Skip to main content

Energy Storage

This is the November 2015 issue of the Transportation and Hydrogen Newsletter.

November 6, 2015

Photo of a light blue car with a pump nozzle in front of a fuel dispenser.

Hydrogen is pumped into a fuel cell electric vehicle at NREL's new station.
Image by Dennis Schroeder/NREL 34598

New H2 Station Launched
In fuel cell electric vehicles, energy is stored in hydrogen gas and then converted to electricity in a fuel cell. In October, NREL dedicated a 700-bar hydrogen fueling station, the first of its kind in the national lab system, and one of just a few to be found in the entire country. The retail-style station is part of the lab's Hydrogen Infrastructure Testing and Research Facility (HITRF), where NREL is also integrating renewable energy sources with electrolyzers for use in transportation and building sectors through real-time and stored energy.

Internal Short Circuit Diagnostic Tool Is Available for License

Lithium-ion (Li-ion) battery overheating has led to numerous product recalls and the grounding of the Boeing 787 Dreamliner. NREL recently patented a device to address one of the most challenging thermal management issues faced by electric-drive vehicles (EDVs)a battery internal short circuit. The tiny, easy-to-implant NREL Internal Short Circuit (ISC) device triggers a true internal short rather than mechanically damaging the battery exterior to activate the short, as most other evaluation methods do. The ISC makes it possible to accurately pinpoint and fix problems and make EDV batteries as safe as possible.

Model Predicts Lifespan of Major Utilities' Large-Scale Energy Storage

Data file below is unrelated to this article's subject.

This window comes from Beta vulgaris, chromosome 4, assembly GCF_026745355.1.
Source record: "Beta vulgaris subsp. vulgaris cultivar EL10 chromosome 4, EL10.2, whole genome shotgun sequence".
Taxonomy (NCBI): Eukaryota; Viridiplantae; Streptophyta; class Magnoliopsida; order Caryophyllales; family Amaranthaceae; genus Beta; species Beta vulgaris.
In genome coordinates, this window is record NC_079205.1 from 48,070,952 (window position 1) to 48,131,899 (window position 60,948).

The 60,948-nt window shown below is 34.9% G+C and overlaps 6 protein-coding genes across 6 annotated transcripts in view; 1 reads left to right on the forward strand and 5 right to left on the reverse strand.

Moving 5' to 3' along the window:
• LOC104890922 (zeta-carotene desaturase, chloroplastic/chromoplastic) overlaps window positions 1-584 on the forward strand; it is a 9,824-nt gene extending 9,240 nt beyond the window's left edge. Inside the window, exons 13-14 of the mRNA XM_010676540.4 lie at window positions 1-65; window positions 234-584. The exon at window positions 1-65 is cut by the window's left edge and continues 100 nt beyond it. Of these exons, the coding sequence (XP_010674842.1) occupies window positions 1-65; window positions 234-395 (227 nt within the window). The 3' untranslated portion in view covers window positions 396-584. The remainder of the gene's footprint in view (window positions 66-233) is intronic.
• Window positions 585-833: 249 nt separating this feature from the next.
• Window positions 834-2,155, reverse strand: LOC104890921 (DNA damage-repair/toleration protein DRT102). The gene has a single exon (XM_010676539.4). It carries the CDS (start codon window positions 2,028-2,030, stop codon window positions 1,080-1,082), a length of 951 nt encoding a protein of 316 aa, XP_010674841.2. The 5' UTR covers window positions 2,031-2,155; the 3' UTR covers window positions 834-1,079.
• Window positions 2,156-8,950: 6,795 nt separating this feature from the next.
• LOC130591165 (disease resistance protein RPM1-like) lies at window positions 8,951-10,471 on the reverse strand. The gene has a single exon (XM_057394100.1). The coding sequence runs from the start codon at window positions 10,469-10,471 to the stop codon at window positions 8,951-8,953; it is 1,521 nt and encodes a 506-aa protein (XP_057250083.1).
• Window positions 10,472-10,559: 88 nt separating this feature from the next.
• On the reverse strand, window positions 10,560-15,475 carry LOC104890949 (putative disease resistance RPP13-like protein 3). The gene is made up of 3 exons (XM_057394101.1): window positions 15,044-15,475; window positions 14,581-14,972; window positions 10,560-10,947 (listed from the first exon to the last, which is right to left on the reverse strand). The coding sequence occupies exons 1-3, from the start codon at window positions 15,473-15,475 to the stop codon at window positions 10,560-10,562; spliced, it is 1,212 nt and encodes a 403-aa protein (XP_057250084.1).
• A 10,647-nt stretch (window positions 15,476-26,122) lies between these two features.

EDV manufacturers, solar and wind energy generation companies, and utilities need to know how to use batteries most effectively and how long they will last in the field. Two leading U.S. utility providers, Southern California Edison and Next Era Energy, are using NREL's Battery Life Predictive Model to select long-lasting energy storage systems capable of reliably balancing grid electricity demands. The model accurately calculates lifetime, considering complex combinations of real-world factors such as climate, duty cycle, and grid fluctuations.

Li-Ion Market Is Still Up for Grabs by U.S. Manufacturers

Manufacturing capacity for EDV Li-ion battery cells is heavily concentrated in Asia, with the United States commanding 17% of the market share. A recent study by the Clean Energy Manufacturing Analysis Center (housed at NREL and operated by the Joint Institute for Strategic Energy Analysis) reveals the importance of scale, yields, and factory utilization levels in determining manufacturing costs and cost-competitiveness. This analysis indicates lower materials costs, paired with an 8% or lower cost of capital, could make it possible for U.S. manufacturers to gain meaningful market share.

Analysis Examines Benefits of Fuel Cell MHE in Shaving Peak Building Energy

NREL analyzed the economic benefits of using hydrogen fuel cell material-handling equipment (MHE) to shave building peak loads and reduce electric grid time-of-use energy charges in ways similar to strategies employed with plug-in electric vehicle energy storage. NREL performed the techno-economic analysis using 15-minute utility data from more than 100 actual building profiles and found that "stand-by" fuel cell MHE can be effective as peak shavers, particularly for larger buildings. NREL provided this information to the fuel cell community in a DOE-sponsored industry webinar.

Learn more about NREL's Energy Storage RD&D.